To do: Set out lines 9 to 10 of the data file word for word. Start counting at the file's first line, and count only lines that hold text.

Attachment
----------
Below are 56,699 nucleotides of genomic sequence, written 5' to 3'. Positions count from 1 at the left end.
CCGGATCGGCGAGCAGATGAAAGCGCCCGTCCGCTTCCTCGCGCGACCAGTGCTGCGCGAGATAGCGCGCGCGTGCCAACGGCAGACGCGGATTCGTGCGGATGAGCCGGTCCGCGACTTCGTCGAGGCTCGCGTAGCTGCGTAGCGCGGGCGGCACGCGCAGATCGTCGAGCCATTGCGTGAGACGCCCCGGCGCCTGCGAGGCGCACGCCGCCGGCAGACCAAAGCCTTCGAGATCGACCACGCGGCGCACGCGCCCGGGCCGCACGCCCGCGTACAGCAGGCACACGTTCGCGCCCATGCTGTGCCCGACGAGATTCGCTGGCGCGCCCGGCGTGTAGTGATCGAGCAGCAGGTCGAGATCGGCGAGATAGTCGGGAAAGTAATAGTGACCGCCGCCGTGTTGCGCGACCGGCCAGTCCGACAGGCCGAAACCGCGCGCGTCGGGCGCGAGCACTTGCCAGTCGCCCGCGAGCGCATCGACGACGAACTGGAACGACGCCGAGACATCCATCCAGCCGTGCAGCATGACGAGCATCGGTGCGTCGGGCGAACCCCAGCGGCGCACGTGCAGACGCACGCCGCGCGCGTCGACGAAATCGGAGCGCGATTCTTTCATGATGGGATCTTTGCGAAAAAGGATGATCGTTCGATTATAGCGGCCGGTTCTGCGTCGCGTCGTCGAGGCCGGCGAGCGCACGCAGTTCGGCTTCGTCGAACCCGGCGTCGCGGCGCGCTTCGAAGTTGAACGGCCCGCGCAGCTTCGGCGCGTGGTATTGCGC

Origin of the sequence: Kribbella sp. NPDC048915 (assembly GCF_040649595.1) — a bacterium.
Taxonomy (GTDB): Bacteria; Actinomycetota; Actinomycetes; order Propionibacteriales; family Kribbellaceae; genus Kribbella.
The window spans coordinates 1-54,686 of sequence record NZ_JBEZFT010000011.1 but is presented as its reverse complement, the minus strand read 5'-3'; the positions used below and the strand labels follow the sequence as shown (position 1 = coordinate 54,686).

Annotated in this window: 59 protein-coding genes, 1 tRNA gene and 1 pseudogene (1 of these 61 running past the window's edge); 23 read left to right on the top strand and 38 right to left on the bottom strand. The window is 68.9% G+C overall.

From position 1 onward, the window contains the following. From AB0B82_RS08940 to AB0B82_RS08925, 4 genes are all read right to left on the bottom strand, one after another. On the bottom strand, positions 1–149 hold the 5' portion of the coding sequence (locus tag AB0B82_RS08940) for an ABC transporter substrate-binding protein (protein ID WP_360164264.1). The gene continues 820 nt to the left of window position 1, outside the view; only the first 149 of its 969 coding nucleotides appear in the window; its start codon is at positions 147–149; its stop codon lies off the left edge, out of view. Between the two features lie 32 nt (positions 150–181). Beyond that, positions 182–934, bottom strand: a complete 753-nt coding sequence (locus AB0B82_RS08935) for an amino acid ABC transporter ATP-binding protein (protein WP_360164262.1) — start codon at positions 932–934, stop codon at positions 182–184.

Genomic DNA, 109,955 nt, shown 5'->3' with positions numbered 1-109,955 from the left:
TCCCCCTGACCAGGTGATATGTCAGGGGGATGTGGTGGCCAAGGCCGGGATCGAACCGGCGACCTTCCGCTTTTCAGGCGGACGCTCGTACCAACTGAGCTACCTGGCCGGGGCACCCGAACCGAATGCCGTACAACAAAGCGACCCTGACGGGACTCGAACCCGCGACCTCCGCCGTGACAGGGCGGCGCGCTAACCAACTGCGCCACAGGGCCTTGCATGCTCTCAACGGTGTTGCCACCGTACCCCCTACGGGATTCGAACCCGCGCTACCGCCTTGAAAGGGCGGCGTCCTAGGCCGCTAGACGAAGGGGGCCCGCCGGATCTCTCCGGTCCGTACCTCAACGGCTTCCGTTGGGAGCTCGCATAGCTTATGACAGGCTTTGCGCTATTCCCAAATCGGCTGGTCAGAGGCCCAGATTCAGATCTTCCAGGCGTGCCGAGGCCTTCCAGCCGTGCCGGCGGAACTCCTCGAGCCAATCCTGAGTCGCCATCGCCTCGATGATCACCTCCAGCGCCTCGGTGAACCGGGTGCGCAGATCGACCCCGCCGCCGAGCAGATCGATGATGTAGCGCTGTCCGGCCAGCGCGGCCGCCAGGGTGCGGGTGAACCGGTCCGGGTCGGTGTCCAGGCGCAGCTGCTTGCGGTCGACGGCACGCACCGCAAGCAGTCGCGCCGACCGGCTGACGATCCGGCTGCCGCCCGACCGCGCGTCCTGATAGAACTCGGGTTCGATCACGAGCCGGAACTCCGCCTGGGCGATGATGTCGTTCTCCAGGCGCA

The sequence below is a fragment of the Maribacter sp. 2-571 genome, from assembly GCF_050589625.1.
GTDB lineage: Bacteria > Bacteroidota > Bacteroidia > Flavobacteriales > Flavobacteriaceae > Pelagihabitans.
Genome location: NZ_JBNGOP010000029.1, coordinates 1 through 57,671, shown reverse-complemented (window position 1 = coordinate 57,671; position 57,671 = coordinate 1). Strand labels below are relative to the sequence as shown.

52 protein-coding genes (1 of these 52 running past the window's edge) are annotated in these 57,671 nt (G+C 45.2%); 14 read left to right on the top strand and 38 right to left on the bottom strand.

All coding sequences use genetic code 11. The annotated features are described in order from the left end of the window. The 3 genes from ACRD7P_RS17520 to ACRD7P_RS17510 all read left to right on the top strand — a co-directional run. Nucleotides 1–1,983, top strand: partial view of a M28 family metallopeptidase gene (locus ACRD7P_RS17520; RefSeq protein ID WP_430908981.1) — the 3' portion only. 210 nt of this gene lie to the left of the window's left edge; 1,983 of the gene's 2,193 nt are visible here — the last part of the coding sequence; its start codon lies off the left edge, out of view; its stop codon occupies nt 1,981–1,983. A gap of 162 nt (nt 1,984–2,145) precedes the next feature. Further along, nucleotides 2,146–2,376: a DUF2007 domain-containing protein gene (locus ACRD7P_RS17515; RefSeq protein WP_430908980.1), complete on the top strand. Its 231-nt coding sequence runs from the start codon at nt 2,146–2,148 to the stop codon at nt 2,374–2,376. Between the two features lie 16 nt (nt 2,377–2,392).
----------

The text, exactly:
TCCCCCTGACCAGGTGATATGTCAGGGGGATGTGGTGGCCAAGGCCGGGATCGAACCGGCGACCTTCCGCTTTTCAGGCGGACGCTCGTACCAACTGAGCTACCTGGCCGGGGCACCCGAACCGAATGCCGTACAACAAAGCGACCCTGACGGGACTCGAACCCGCGACCTCCGCCGTGACAGGGCGGCGCGCTAACCAACTGCGCCACAGGGCCTTGCATGCTCTCAACGGTGTTGCCACCGTACCCCCTACGGGATTCGAACCCGCGCTACCGCCTTGAAAGGGCGGCGTCCTAGGCCGCTAGACGAAGGGGGCCCGCCGGATCTCTCCGGTCCGTACCTCAACGGCTTCCGTTGGGAGCTCGCATAGCTTATGACAGGCTTTGCGCTATTCCCAAATCGGCTGGTCAGAGGCCCAGATTCAGATCTTCCAGGCGTGCCGAGGCCTTCCAGCCGTGCCGGCGGAACTCCTCGAGCCAATCCTGAGTCGCCATCGCCTCGATGATCACCTCCAGCGCCTCGGTGAACCGGGTGCGCAGATCGACCCCGCCGCCGAGCAGATCGATGATGTAGCGCTGTCCGGCCAGCGCGGCCGCCAGGGTGCGGGTGAACCGGTCCGGGTCGGTGTCCAGGCGCAGCTGCTTGCGGTCGACGGCACGCACCGCAAGCAGTCGCGCCGACCGGCTGACGATCCGGCTGCCGCCCGACCGCGCGTCCTGATAGAACTCGGGTTCGATCACGAGCCGGAACTCCGCCTGGGCGATGATGTCGTTCTCCAGGCGCA

The sequence below is a fragment of the Maribacter sp. 2-571 genome, from assembly GCF_050589625.1.